Summary dismissal, more commonly known as summary judgment, is a ruling by a judge in a civil proceeding that disposes of a case without a trial. A judge summarily dismisses a case, or grants summary judgment, when no dispute over any material fact exists and one of the parties to the civil litigation is entitled to judgment as a matter of law.
Any evidence that is admissible at a trial may be included as exhibits when a party makes a motion for summary judgment in a case. A court typically schedules oral arguments when a motion for summary judgment is filed to give the parties an opportunity to more fully explain their positions.Learn More
According to the United States Patent and Trademark Office, patent lengths depend on the type of patent. They also vary depending on the date the application was filed or the patent was granted.Full Answer >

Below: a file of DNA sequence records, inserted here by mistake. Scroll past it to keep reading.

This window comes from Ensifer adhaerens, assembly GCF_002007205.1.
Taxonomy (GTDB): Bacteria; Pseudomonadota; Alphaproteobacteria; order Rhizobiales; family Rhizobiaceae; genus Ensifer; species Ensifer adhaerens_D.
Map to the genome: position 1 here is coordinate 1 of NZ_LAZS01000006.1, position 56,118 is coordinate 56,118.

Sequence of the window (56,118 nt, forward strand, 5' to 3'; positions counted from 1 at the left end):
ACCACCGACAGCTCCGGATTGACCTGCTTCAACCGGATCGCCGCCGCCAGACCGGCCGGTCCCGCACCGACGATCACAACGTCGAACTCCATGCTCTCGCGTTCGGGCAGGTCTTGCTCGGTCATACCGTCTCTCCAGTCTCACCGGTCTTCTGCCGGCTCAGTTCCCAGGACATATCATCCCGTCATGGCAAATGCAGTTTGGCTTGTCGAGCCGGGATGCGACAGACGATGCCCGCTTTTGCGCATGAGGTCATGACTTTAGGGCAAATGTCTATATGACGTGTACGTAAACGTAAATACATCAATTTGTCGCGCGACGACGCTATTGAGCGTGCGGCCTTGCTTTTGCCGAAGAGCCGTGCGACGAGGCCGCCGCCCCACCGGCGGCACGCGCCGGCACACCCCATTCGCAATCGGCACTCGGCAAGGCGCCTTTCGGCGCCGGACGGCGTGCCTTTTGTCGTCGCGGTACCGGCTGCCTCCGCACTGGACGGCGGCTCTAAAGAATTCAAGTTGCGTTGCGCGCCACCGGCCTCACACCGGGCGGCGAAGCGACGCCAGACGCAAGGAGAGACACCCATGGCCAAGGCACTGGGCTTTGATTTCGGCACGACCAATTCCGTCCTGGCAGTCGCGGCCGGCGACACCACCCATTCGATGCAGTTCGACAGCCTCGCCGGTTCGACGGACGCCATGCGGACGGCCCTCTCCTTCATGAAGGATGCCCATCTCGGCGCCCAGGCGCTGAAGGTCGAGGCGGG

According to the Administrative Office of the U.S. Courts website, a state court does not necessarily have jurisdiction over all occupants of the state. The two types of courts in the United States are federal courts and state courts, and jurisdiction depends on the type of case being heard.Full Answer >
Specific rules regarding filing a judgment vary slightly from state to state. Generally, to begin the process of filing a judgment, a person must submit the appropriate forms to the local county clerk's office.Full Answer >
The ability to change court dates depends on the rules of the jurisdiction that the court is held in. Many times, a court date can be changed if one of the lawyers is unavailable or if there is some type of pending emergency with someone involved in the case.Full Answer >